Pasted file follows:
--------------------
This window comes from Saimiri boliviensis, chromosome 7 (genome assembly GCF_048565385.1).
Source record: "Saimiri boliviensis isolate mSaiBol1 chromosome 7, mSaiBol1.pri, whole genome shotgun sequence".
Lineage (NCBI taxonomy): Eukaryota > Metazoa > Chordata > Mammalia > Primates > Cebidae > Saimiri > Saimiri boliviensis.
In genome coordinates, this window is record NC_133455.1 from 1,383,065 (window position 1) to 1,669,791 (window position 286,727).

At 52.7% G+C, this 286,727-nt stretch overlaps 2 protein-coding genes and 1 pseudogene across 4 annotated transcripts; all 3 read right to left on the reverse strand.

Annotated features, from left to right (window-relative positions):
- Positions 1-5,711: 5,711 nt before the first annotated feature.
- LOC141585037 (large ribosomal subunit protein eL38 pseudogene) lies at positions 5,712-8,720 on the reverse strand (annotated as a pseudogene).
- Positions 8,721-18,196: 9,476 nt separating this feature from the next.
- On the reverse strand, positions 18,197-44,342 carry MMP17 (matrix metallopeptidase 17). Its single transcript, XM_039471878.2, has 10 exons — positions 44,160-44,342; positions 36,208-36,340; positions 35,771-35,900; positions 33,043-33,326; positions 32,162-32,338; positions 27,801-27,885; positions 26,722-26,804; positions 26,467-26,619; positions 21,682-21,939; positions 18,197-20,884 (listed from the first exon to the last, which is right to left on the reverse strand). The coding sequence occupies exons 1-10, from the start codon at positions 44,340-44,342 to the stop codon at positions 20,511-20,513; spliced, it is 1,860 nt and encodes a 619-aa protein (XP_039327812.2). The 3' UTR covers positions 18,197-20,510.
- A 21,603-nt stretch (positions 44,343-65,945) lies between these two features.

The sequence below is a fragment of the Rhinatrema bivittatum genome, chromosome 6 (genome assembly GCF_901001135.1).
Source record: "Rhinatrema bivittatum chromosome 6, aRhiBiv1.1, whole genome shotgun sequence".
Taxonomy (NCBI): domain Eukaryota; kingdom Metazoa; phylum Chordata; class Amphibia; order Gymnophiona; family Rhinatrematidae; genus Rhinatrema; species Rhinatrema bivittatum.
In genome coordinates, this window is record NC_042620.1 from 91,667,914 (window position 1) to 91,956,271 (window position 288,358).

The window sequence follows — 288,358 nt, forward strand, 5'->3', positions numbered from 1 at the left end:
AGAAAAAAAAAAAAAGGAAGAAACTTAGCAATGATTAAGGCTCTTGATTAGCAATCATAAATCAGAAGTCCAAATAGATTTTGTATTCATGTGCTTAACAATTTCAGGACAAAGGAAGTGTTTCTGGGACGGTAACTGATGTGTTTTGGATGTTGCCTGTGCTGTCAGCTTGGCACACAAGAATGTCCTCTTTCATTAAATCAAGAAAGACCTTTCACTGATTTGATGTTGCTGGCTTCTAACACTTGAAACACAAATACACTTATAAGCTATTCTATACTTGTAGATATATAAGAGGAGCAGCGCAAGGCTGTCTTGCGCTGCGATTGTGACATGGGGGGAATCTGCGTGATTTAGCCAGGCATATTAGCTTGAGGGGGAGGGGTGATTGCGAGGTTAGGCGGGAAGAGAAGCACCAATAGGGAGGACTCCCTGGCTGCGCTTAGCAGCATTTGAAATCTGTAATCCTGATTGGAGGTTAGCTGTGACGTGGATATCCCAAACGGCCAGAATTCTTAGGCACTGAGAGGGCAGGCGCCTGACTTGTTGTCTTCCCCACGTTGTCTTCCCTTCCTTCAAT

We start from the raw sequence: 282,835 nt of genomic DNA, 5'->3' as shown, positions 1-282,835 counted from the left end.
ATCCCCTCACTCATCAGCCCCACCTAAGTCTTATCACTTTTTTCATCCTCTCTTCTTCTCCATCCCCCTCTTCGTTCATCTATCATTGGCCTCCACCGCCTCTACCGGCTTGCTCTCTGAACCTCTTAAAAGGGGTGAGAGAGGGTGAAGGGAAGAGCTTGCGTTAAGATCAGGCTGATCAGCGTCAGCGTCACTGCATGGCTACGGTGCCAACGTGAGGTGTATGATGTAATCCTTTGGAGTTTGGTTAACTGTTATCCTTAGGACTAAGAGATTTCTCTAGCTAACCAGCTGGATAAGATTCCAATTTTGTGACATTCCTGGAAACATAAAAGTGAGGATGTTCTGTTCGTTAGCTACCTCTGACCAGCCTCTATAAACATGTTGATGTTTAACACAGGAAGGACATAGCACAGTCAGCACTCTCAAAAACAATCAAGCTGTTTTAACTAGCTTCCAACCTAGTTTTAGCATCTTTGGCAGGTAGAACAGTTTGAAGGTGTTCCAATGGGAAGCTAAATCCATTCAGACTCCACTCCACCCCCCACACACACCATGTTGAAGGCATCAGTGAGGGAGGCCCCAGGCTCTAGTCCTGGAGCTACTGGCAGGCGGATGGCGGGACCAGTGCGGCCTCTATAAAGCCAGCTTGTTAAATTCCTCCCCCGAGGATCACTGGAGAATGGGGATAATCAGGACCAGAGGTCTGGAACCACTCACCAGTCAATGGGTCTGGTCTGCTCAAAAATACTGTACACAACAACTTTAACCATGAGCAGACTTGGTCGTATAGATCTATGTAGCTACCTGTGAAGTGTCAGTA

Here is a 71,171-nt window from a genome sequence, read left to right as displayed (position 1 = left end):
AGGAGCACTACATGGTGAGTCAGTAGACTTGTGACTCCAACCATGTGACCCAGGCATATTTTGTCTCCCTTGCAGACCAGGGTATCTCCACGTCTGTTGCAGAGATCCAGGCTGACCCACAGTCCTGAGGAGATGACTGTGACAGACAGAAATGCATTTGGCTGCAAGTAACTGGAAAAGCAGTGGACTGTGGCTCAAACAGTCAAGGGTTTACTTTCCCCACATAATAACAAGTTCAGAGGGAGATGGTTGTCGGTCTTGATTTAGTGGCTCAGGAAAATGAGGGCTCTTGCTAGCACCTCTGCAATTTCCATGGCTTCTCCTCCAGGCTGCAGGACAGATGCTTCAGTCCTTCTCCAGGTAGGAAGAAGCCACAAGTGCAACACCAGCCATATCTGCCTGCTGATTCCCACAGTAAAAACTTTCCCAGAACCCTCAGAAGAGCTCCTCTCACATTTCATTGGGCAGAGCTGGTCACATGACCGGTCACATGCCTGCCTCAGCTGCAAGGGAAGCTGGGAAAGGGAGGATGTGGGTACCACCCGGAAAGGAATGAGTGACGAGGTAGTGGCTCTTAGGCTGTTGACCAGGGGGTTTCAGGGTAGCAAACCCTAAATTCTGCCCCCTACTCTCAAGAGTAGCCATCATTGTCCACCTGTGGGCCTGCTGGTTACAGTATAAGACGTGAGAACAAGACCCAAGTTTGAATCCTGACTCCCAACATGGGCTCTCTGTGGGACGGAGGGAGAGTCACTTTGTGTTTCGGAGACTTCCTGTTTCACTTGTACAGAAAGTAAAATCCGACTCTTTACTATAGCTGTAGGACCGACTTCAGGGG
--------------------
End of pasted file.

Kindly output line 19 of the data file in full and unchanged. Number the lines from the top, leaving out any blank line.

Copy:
ATCCCCTCACTCATCAGCCCCACCTAAGTCTTATCACTTTTTTCATCCTCTCTTCTTCTCCATCCCCCTCTTCGTTCATCTATCATTGGCCTCCACCGCCTCTACCGGCTTGCTCTCTGAACCTCTTAAAAGGGGTGAGAGAGGGTGAAGGGAAGAGCTTGCGTTAAGATCAGGCTGATCAGCGTCAGCGTCACTGCATGGCTACGGTGCCAACGTGAGGTGTATGATGTAATCCTTTGGAGTTTGGTTAACTGTTATCCTTAGGACTAAGAGATTTCTCTAGCTAACCAGCTGGATAAGATTCCAATTTTGTGACATTCCTGGAAACATAAAAGTGAGGATGTTCTGTTCGTTAGCTACCTCTGACCAGCCTCTATAAACATGTTGATGTTTAACACAGGAAGGACATAGCACAGTCAGCACTCTCAAAAACAATCAAGCTGTTTTAACTAGCTTCCAACCTAGTTTTAGCATCTTTGGCAGGTAGAACAGTTTGAAGGTGTTCCAATGGGAAGCTAAATCCATTCAGACTCCACTCCACCCCCCACACACACCATGTTGAAGGCATCAGTGAGGGAGGCCCCAGGCTCTAGTCCTGGAGCTACTGGCAGGCGGATGGCGGGACCAGTGCGGCCTCTATAAAGCCAGCTTGTTAAATTCCTCCCCCGAGGATCACTGGAGAATGGGGATAATCAGGACCAGAGGTCTGGAACCACTCACCAGTCAATGGGTCTGGTCTGCTCAAAAATACTGTACACAACAACTTTAACCATGAGCAGACTTGGTCGTATAGATCTATGTAGCTACCTGTGAAGTGTCAGTA